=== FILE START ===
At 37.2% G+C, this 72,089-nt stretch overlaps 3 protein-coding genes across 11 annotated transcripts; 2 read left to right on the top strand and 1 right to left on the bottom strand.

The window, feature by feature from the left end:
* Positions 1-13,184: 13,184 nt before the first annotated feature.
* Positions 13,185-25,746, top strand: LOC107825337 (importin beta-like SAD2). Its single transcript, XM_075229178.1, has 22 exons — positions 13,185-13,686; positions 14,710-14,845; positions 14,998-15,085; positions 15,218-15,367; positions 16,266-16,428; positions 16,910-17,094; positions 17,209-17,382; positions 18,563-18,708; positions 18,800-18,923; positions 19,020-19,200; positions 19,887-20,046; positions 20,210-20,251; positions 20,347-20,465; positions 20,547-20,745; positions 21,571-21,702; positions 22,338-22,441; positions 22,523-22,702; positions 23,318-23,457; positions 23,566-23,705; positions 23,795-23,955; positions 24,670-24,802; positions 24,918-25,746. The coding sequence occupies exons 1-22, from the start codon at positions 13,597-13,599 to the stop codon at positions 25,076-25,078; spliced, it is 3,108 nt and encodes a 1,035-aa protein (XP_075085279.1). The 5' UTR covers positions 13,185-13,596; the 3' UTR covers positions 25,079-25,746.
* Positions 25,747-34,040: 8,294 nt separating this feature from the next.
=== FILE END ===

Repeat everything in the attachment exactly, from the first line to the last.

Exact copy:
At 37.2% G+C, this 72,089-nt stretch overlaps 3 protein-coding genes across 11 annotated transcripts; 2 read left to right on the top strand and 1 right to left on the bottom strand.

The window, feature by feature from the left end:
* Positions 1-13,184: 13,184 nt before the first annotated feature.
* Positions 13,185-25,746, top strand: LOC107825337 (importin beta-like SAD2). Its single transcript, XM_075229178.1, has 22 exons — positions 13,185-13,686; positions 14,710-14,845; positions 14,998-15,085; positions 15,218-15,367; positions 16,266-16,428; positions 16,910-17,094; positions 17,209-17,382; positions 18,563-18,708; positions 18,800-18,923; positions 19,020-19,200; positions 19,887-20,046; positions 20,210-20,251; positions 20,347-20,465; positions 20,547-20,745; positions 21,571-21,702; positions 22,338-22,441; positions 22,523-22,702; positions 23,318-23,457; positions 23,566-23,705; positions 23,795-23,955; positions 24,670-24,802; positions 24,918-25,746. The coding sequence occupies exons 1-22, from the start codon at positions 13,597-13,599 to the stop codon at positions 25,076-25,078; spliced, it is 3,108 nt and encodes a 1,035-aa protein (XP_075085279.1). The 5' UTR covers positions 13,185-13,596; the 3' UTR covers positions 25,079-25,746.
* Positions 25,747-34,040: 8,294 nt separating this feature from the next.